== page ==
SETAC Globe - Environmental Quality Through Science
  3 November 2011
Volume 12 Issue 11

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Global Executive Director’s Corner

Mike Mozur, SETAC Global Executive Director

It’s is hard to believe that this extremely busy year for SETAC is drawing to a close with still so much ahead. We have the Boston meeting coming up in North America and planning for the World Congress in Berlin next May and other 2012 activities continues apace. So much has happened this year that I really need several corners to cover it all.

There are several key messages in our work this year. First, the SETAC global program is firmly in place, with SETAC participating in the Stockholm Convention, the Strategic Approach to International Chemicals Management (SAICM), the UN Global Mercury Partnership and with observer status at the global mercury negotiations. We have collaborated with the Global Environment Fund (GEF) on a survey of emerging chemicals management issues in developing countries. Our global science program -- annual meetings, journals, workshops, and advisory groups – and the membership both clearly benefit from this solid connection to the mainstream global environmental effort where new policies and approaches are being forged on behalf of a more sustainable planet.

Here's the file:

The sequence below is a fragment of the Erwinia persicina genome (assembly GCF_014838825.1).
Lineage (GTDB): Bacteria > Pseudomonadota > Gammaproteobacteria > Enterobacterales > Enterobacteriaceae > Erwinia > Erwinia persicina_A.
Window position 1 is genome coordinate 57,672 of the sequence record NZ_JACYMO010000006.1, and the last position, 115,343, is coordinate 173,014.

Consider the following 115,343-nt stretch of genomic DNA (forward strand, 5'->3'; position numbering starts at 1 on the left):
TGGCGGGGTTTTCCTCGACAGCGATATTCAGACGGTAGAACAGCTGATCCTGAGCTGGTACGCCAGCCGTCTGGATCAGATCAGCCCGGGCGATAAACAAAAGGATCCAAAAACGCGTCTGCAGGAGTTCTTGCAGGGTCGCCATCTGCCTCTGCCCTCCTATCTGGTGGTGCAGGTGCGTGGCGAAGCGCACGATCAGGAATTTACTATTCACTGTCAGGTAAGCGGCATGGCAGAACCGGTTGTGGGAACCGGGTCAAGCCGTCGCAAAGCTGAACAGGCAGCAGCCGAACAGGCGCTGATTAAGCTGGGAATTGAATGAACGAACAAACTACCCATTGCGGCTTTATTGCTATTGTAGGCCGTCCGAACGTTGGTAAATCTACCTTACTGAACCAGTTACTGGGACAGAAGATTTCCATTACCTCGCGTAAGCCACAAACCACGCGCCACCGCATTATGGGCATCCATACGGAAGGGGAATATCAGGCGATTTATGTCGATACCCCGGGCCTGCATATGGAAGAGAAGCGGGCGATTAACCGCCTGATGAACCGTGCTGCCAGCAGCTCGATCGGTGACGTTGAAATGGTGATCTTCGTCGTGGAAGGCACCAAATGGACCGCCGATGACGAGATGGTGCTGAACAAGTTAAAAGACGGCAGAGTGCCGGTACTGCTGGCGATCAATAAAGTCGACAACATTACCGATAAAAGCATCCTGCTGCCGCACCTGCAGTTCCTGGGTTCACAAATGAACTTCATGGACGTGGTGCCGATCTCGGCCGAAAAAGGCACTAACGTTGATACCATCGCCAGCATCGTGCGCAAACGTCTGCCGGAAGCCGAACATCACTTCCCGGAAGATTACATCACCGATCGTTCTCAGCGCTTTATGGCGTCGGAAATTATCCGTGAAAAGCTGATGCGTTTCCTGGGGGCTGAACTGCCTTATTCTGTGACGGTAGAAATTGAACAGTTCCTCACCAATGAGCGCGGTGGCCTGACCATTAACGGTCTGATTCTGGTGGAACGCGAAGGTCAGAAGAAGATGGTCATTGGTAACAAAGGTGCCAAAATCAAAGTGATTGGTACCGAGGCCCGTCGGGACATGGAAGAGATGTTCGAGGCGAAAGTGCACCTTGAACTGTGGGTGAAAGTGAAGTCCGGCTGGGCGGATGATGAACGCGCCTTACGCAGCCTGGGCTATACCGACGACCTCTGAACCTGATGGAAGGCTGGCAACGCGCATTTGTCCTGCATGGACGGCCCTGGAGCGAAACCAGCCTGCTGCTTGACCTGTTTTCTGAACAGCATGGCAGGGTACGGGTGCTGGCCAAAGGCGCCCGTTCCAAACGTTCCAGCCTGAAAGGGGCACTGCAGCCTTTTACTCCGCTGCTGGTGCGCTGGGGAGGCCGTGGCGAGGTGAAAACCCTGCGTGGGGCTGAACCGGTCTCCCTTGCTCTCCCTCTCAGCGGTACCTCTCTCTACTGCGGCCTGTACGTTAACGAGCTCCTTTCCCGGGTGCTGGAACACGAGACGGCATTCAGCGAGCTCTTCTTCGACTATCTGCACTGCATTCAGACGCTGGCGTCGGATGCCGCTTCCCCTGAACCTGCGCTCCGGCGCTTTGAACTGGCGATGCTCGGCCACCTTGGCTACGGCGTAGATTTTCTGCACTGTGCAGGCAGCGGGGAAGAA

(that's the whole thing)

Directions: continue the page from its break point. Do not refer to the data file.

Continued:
Berlin 2012

This is the backdrop for the Berlin World Congress, which will feature sustainability as its main theme. We now have an advisory group on sustainability and people are collaborating in an interesting and active discussion on the subject and what it means for SETAC and our science. This discussion is certainly ambitious and is bringing SETAC science into the mix with the social and economic dimensions of sustainability. We hope that this discussion will generate some creative scientific thinking that will enhance and contribute to the global debate.